This is a question I get asked often. Let’s face it, many people don’t want to drop thousands of dollars on a new roof when they just sprang a leak in the most recent spring thunderstorm. Sure, they might’ve known their roof was getting older, and there were a few signs that they needed a new roof over the past year (https://cjroofingdc.com/8-signs-you-need-a-new-roof/) but now it’s leaking and they want to know if there’s any way to buy more time.
The answer to this question is sometimes yes and sometimes no. Often times, you can repair the roof, but the real question should be “should I repair or replace my roof” not just can you.
Here’s a few factors that can help you determine not just if you can, but if you should repair it or replace it.
- Age of the roof
How old is the roof membrane? And what is the life expectancy of your type of roof?
Let’s say you have a roof with a life expectancy of 25 years, and you’re currently in your 22nd year, and now you need a repair. Is it worth it? If it’s something minor, it’s might be worth it to repair the roof, but I’d definitely start making plans and saving for a new roof in the next few year. If it’s a whole section of roofing that needs repaired then I’d recommend biting the bullet and going for a replacement at that point.
- Amount of repairs needed
Sometimes a roof only needs minor repairs, maybe even just regular maintenance that was neglected. These are almost always worth doing, especially if it’s a new leak and the repairs are relatively inexpensive. But sometimes a roof has been in poor condition for a while and when it begins to leak it needs fairly extensive repairs. Now it’s a judgment call of whether your personal finances would be better served by replacing rather than spending a quarter of the cost of replacing and just getting it repaired.
- How long the leak has been there
The best thing you can do when you discover a leak is to call a roofing contractor immediately. Get a local roofer to come out to take a look at your roof leak and make a plan to get it addressed. There’s nothing to gain by waiting, but there is a whole lot to lose. The longer you wait (and I’m talking days and weeks here, not hours and minutes) the more damage is done to the underlayment, the wood decking, the interior of the home, and I’ve even seen structural damage from long term leaks.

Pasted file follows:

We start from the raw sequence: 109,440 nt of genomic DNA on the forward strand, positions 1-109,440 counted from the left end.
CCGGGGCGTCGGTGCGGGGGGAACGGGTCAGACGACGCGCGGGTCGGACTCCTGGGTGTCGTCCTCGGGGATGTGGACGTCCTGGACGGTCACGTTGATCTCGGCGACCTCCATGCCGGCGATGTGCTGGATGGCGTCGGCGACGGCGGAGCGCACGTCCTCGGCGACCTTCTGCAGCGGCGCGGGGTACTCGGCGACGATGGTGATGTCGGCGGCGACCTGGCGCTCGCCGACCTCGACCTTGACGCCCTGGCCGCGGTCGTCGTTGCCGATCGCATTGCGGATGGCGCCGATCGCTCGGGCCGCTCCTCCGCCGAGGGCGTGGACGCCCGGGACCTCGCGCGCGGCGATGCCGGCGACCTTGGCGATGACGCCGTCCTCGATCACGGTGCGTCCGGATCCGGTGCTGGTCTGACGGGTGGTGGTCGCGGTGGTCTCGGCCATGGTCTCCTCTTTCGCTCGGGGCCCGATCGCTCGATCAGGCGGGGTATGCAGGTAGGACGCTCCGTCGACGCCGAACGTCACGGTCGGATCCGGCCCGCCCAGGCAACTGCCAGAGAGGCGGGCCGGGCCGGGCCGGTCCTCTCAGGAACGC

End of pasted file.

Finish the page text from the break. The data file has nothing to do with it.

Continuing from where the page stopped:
Back during the height of the pandemic, I had a lady call me and say she needed help with a leak. We sent a truck over to her home to find her upstairs and downstairs ceilings had collapsed. When we asked how long this leak had been going she said it started just before everything shut down, and she was under the impression that it included companies like roofers and plumbers etc. So now she’s trying to have it fixed and it’s summer of 2021. She waited over a year with a decent amount of water coming in every time it rained. Long story short, what could’ve been a minor repair ended up being a whole home renovation because the water had even caused structural damage in her floor joists.
If your leak has just started, then you have a better chance of a successful repair than if it’s been a chronic problem.
Here’s a good list of reasons why you shouldn’t put off repairing your roof Click here
- Location of the leak
Some leaks are in trickier spots than others. Some are impossible to trace back to their source not matter how many times the roofer tries. We’ve been called in by homeowners that have tried having several different roofing contractors fix the leak with patches and coatings, and partial replacements and even spraying some of that infomercial spray rubber stuff. If several different professional roofing companies have tried and failed, it’s safe to assume you have a tough leak and you’re probably better off with a brand new roof that comes with a guarantee.
- Type of roof
Some rood types are more conducive to repairs than others. Ask your roofing contractor if your roof type can be easily and successfully repaired. Some roofs are slightly more difficult to repair (like a slate roof) but it’s well worth it because of their longevity and quality. Unless a slate roof looks like a bomb went off on it, we always try to repair it because the cost of replacement is astronomically high and many homeowners end up putting a much lower quality roof on when they do end up replacing it. And that’s a shame.
Click here for most common Roof Types in Washington DC